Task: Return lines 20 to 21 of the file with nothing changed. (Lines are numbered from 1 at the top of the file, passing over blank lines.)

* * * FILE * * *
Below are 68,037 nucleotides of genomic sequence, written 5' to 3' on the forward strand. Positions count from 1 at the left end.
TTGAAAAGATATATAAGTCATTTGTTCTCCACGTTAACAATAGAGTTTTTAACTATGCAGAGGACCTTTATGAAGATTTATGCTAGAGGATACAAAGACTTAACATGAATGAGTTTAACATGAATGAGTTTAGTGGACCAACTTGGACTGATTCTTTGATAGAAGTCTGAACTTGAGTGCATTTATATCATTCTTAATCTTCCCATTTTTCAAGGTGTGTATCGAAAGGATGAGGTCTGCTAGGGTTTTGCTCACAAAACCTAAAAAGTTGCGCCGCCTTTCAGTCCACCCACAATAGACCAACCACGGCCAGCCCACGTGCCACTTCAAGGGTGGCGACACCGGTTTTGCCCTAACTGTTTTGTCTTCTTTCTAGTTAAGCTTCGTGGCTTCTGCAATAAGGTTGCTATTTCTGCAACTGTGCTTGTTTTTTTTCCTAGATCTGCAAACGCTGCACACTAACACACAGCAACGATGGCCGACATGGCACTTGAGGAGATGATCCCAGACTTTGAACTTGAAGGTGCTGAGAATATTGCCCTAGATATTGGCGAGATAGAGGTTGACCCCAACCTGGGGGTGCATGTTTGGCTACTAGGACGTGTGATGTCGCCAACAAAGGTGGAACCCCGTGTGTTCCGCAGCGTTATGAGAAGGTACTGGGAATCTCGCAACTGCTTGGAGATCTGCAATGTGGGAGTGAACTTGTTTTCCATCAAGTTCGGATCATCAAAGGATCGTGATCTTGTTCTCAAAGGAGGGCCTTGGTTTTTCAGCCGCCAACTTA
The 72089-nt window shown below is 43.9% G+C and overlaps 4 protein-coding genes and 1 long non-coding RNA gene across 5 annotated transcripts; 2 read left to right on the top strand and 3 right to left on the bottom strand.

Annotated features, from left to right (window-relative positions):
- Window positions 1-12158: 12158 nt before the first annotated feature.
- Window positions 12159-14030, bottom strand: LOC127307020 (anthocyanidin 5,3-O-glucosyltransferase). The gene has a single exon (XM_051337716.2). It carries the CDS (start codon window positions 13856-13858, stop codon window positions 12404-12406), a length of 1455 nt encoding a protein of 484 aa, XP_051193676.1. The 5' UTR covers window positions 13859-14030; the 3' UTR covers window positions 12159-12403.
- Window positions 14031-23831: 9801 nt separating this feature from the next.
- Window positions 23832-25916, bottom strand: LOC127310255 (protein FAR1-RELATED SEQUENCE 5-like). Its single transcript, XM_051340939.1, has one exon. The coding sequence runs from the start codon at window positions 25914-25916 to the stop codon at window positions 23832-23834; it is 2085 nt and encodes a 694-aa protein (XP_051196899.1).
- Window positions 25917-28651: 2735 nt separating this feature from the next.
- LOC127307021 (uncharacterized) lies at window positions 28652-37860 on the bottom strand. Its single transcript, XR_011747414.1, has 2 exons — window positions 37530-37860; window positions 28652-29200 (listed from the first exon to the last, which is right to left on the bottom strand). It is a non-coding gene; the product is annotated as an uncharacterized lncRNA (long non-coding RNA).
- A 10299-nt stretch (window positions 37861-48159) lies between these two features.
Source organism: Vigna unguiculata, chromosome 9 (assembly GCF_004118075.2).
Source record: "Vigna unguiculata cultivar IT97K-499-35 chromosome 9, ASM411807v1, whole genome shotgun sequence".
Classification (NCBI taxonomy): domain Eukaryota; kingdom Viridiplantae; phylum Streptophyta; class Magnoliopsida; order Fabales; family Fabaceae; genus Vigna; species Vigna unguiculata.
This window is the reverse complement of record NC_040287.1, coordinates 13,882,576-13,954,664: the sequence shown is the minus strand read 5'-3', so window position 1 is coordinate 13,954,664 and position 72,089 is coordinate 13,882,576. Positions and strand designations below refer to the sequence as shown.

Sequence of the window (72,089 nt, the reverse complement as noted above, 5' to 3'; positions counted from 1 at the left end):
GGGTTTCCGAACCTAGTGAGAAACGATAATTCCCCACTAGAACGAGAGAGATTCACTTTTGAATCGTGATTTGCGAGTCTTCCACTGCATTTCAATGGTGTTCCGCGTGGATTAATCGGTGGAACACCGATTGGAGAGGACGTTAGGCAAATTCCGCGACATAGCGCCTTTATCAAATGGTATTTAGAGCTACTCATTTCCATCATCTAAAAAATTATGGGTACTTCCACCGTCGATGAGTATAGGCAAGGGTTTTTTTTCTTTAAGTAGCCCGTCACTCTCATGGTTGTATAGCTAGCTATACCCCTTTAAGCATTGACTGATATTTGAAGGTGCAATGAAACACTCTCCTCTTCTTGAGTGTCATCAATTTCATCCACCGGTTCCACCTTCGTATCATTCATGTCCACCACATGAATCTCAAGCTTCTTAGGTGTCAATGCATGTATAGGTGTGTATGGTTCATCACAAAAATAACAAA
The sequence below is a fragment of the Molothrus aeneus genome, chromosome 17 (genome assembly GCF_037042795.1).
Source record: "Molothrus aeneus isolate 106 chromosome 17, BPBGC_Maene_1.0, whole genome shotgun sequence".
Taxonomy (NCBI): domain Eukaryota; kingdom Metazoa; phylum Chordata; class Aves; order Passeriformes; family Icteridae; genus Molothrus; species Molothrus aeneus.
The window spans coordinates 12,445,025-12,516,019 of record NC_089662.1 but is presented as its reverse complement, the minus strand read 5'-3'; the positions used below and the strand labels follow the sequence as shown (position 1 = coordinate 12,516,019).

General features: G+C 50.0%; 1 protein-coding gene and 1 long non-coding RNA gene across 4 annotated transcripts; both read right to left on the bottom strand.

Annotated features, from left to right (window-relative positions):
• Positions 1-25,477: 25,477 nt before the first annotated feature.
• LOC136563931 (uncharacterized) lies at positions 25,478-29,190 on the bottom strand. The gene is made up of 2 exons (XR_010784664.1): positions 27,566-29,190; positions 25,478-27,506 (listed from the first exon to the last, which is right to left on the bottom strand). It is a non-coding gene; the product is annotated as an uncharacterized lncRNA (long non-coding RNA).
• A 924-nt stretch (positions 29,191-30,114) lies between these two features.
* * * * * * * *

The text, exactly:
Taxonomy (NCBI): domain Eukaryota; kingdom Metazoa; phylum Chordata; class Aves; order Passeriformes; family Icteridae; genus Molothrus; species Molothrus aeneus.
The window spans coordinates 12,445,025-12,516,019 of record NC_089662.1 but is presented as its reverse complement, the minus strand read 5'-3'; the positions used below and the strand labels follow the sequence as shown (position 1 = coordinate 12,516,019).